Batman: Gotham Knight is an “homage” (a more accurate phrase would be “rip-off”) to the fabulous Animatrix collection that was released alongside the final two films in the Matrix trilogy. Since the unfolding Batman Begins trilogy releases its second installment, The Dark Knight, on July 18, studio Warner Bros. (never one to reinvent the wheel,) is attempting to $queeze some extra profit out of its expanding franchise by giving the Dark Knight his own collection of anime shorts, which chronicle events between Batman Begins and The Dark Knight, summating in a hit-and-miss sequence of stories that just barley make the collection as a whole worth checking out. [SPOILER-FREE REVIEW INSIDE]

Comparisons between The Animatrix and Gotham Knight are impossible to ignore, the former, (in my opinion,) being much more visionary, daring, and revolutionary for those not familiar with anime, than what Gotham Knight offers. (The Animatrix also had that SICK CGI short that premiered in theaters. GK offers no such thrill.)

Rather than write a small novel on the collection as a whole, I thought I’d separate it into its individual stories, grade each one, give a quick synopsis, and end with my own verdict. This should help you sort out which of the shorts is worth watching, and which can just be skipped altogether, so that hopefully, your experience watching Gotham Knight won’t have you nodding off at certain points like I did.


SYNOPSIS: Academy Award-nominated screenwriter Josh Olson (A History of Violence) tells the story of how chance encounters with Batman by a group of youngsters leave each kid with a very different impression of the Dark Knight.

VERDICT: This type of Batman story has been done before, (see the episode “Almost got him” from Batman: The Animated Series), and been done better, at that. Also, the animation style (that kind of taffy-stretched, Aeon Flux-type anime,) is the sort I’ve never been a fan of. A poor intro to the collection.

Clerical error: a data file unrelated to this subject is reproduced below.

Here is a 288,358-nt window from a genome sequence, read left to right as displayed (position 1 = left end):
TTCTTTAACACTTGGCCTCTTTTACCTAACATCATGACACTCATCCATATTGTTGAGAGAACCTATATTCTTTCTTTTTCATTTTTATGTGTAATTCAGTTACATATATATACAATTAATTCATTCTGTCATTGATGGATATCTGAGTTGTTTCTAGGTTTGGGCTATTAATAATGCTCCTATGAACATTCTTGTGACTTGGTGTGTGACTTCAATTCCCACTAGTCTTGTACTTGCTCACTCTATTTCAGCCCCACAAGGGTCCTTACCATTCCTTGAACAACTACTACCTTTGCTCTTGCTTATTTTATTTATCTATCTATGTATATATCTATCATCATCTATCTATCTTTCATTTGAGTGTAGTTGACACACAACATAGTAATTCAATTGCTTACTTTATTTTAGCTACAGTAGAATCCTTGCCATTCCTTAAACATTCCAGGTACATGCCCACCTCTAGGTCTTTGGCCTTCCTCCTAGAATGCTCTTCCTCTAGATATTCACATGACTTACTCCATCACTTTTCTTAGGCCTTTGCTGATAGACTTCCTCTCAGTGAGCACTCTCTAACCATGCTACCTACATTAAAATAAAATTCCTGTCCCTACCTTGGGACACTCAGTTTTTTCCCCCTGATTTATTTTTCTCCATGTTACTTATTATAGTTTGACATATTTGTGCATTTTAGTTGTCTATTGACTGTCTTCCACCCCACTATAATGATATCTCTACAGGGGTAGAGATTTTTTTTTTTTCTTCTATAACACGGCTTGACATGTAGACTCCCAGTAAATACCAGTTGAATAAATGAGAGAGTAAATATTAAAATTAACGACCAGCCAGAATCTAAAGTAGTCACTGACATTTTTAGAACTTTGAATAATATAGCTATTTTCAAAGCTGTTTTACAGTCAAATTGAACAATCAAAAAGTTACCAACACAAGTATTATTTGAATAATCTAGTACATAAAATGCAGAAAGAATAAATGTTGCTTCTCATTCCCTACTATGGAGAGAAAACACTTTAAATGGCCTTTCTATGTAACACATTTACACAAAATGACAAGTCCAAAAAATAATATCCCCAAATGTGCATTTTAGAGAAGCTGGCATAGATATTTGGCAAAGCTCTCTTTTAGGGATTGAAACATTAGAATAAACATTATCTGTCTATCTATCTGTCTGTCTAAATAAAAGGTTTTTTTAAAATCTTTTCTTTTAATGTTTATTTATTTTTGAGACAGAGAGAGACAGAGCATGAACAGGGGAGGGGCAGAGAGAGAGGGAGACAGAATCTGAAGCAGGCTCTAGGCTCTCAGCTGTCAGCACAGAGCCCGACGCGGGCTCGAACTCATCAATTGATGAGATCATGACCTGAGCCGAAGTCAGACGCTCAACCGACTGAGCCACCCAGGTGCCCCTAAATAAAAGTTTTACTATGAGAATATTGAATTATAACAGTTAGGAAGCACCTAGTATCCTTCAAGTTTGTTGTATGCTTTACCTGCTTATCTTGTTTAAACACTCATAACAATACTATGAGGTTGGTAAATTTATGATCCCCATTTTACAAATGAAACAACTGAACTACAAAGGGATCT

SYNOPSIS: Acclaimed novelist/comics writer Greg Rucka tells the story of Gotham City police having to get over their distrust of Batman – while under fire from the mob.

VERDICT: A somewhat interesting story that fills in some gaps about what happened to ‘the narrows’ slum after all the Asylum inmates were set loose at the end of Batman Begins. It’s also an interesting meditation on the see-saw relationship between Batman, a vigilante, and the GCPD.


SYNOPSIS: Writer Jordan Goldberg showcases the incredible high-tech arsenal Batman commands and reveals that there are some things even Batman won’t do in his pursuit of justice.

VERDICT: Nothing really wrong with this chapter; just nothing really great about it either. I was more enthralled with the size of the lint I found in my belly-button than watching what was happening on screen.


SYNOPSIS: Batman descends into the Gotham sewers to face “Killer Croc,” a deformed thug who seems even more monstrous after the Scarecrow, and his fear toxin, makes a resurgence, in a story by David S. Goyer, co-screenwriter of Batman Begins.

VERDICT: It’s no wonder that this chapter is so good, having been written by Goyer. The story has the strongest link to BB, and the take on Killer Croc is truly horrifying, as are the visuals of the Gotham City Sewers (they used to be a waterway used to transport coffins.) The ending of the story is totally left-field, yet resonates so well with the underlying theme of who Batman is. A superb achievement.


SYNOPSIS: Award-winning comics writer Brian Azzarello (100 Bullets) explores an early chapter of Bruce Wayne’s training, showing how a mysterious and exotic Indian woman named Cassandra introduced Batman to techniques that would help him to conquer the physical and spiritual consequences of what he does.

VERDICT: Cassandra is by far the most interesting character introduced in the collection, and what she teaches Bruce Wayne is just as interesting. Also raised in this chapter is a theme rumored to be central to TDK, namely that Bruce/Batman has chosen a solitary path to walk, one that no one else can, or will, walk alongside him. An unorthodox, yet no less powerful, story.


SYNOPSIS: Four-time Emmy Award-winning writer Alan Burnett ties together threads from all the Batman Gotham Knight chapters, as Batman must thwart an unerring assassin whose love of guns and disregard for human life lets him cross lines that even a Dark Knight shies away from.

VERDICT: This is pretty much what we want to see from Gotham Knight. The story is straightforward, the animation style is basic anime, sans abstraction, and the whole chapter is pretty much action. Deadshot is a rogues-gallery favorite, and his showdown with Batman in a tunnel atop a speeding train is visually stunning. I tacked on a minus to the final grade only because “In Darkness Dwells” and “Working Through Pain” were able to reach up and grab some deeper truth about who Batman is, and what his quest is about. “Deadshot” is just pure entertainment.

So that’s my take on Batman: Gotham Knight. How does your assessment compare? Rant back and let us know.

Source: Batman: Gotham Knight Official Site